From: "'Andrew Phelps' via Human Rights and Psychology"


Subject: Re: [PsySR-humanrights] New DePaul Provost's Position on Koocher

Date: Tuesday, September 15, 2015 11:24 AM



By disclosure, as part of my effort to work for "recovery," I was trained long ago by a CIA (involved) psychologist in the ethical concerns involved in how one "creates profiles," such as described below.

"Bad attitudes" like anti-communism (then) or insight into terrorism (now) have been important for such profiles,

The concern for "ethics" transposes to (current) government policy regarding behavior related to national security.

I trust Mr. Koocher will be able to "adjust" and work out the pattern to engage the "potential perpetrator," in a manner compatible with the current re-arrangement of the 'APA' polity.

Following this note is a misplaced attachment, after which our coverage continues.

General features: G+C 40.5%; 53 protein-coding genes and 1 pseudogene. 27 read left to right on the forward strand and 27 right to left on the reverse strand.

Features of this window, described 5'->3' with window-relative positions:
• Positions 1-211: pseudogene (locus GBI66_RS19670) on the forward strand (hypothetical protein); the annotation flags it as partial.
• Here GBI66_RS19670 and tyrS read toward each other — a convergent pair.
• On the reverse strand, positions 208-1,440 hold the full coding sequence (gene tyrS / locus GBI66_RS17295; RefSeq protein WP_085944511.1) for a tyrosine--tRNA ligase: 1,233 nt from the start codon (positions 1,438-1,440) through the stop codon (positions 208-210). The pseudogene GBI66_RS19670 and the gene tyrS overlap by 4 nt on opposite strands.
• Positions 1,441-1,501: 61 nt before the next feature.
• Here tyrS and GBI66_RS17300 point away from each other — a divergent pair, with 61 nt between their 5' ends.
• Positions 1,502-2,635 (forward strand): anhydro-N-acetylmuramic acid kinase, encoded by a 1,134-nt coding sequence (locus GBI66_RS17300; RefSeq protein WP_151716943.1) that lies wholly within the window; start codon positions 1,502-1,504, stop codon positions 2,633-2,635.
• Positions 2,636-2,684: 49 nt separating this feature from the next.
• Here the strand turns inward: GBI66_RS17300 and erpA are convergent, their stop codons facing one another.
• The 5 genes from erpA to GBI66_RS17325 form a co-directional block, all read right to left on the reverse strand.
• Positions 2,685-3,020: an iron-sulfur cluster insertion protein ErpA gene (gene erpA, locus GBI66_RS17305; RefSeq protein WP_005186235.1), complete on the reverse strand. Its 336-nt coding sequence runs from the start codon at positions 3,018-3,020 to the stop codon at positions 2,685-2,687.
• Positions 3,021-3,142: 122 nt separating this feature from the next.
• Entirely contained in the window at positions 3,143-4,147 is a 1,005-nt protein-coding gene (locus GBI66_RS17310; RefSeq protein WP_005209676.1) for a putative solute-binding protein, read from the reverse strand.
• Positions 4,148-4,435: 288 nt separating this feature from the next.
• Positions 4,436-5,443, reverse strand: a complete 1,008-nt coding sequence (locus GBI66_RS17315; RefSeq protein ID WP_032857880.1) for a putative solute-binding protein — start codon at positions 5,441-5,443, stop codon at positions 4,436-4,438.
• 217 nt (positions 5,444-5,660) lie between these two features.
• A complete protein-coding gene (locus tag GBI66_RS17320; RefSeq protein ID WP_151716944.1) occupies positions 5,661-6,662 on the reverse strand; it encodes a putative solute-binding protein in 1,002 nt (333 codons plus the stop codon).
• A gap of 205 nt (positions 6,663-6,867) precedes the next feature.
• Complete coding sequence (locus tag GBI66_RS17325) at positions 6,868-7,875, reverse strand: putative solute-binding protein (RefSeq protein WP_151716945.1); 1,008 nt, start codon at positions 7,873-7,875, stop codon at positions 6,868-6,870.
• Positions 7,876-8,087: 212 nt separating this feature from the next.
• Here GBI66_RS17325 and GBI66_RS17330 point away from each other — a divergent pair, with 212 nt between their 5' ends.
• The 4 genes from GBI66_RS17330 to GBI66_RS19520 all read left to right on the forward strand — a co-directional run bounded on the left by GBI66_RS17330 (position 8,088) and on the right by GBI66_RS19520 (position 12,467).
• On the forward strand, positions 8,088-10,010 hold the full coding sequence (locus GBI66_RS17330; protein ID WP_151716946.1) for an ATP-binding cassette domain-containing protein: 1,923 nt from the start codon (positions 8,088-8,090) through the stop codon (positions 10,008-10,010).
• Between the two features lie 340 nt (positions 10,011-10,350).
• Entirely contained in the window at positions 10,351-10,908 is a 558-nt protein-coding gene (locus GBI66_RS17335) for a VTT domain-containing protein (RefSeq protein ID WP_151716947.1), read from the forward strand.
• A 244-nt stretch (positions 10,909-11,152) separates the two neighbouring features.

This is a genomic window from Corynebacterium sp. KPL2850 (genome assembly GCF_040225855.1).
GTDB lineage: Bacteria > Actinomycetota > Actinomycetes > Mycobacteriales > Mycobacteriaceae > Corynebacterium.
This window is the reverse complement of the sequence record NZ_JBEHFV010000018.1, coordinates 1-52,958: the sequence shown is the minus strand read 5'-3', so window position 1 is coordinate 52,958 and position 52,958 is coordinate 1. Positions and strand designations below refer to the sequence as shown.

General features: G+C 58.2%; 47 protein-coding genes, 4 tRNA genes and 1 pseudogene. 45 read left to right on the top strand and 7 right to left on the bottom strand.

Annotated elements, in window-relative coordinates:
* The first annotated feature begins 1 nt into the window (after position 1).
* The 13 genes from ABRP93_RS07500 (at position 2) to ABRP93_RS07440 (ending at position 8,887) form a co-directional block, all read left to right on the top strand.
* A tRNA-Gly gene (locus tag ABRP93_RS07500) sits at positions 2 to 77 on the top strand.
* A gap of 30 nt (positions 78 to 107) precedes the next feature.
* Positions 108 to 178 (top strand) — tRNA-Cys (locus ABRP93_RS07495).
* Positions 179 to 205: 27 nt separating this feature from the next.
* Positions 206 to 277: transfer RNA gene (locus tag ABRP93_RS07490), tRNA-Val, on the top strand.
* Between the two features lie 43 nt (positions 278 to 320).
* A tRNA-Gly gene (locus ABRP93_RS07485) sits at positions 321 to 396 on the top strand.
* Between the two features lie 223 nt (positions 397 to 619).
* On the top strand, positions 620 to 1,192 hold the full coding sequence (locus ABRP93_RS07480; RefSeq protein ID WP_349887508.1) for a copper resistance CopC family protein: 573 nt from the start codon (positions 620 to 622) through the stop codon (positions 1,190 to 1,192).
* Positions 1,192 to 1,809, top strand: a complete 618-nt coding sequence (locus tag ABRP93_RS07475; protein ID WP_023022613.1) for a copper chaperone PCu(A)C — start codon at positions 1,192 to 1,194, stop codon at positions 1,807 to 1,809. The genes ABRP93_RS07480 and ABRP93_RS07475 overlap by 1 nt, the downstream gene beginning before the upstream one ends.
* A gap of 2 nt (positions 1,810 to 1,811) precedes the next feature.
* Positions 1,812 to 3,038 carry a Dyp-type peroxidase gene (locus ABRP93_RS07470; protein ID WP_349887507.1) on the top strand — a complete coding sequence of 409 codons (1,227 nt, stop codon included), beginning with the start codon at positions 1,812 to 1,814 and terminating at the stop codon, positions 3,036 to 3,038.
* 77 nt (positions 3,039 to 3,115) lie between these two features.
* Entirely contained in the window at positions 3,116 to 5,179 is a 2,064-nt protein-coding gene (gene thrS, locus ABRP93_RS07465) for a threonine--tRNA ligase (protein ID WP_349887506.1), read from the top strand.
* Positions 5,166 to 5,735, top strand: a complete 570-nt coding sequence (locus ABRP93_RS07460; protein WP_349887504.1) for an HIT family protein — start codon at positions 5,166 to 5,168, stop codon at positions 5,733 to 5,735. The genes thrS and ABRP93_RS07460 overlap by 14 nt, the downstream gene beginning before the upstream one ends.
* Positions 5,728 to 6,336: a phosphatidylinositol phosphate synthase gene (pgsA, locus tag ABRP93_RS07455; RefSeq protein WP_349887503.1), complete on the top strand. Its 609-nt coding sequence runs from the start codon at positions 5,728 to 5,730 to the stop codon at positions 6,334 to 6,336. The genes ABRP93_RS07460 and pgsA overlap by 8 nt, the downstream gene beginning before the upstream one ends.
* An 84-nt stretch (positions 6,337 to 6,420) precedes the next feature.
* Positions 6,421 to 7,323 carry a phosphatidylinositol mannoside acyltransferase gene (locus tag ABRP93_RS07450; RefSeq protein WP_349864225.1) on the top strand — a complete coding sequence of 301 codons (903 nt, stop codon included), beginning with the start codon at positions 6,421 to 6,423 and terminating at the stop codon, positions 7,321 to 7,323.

Andrew Phelps

Koocher comment, originally from 2006, in part:

"In many circumstances we will discuss...[how] the psychologist's role may bear on people who are not "clients" in the traditional sense. Example, the psychologist employed by the CIA, Secret Service, FBI , etc., who helps formulate profiles for risk prevention, negotiation strategy, destabilization, etc., or the psychologists asked to assist the interrogators in eliciting data or detecting the dissimulation with the intent of preventing harm to many other people. In this case the client is the agency, government, and ultimately the people of the nation (at risk). The goal of such psychologists work will ultimately be the protection of others (i.e. innocents) by contributing to the incarceration, debilitation, or even death of the potential perpetrator, who will often remain unaware of the psychologist's involvement".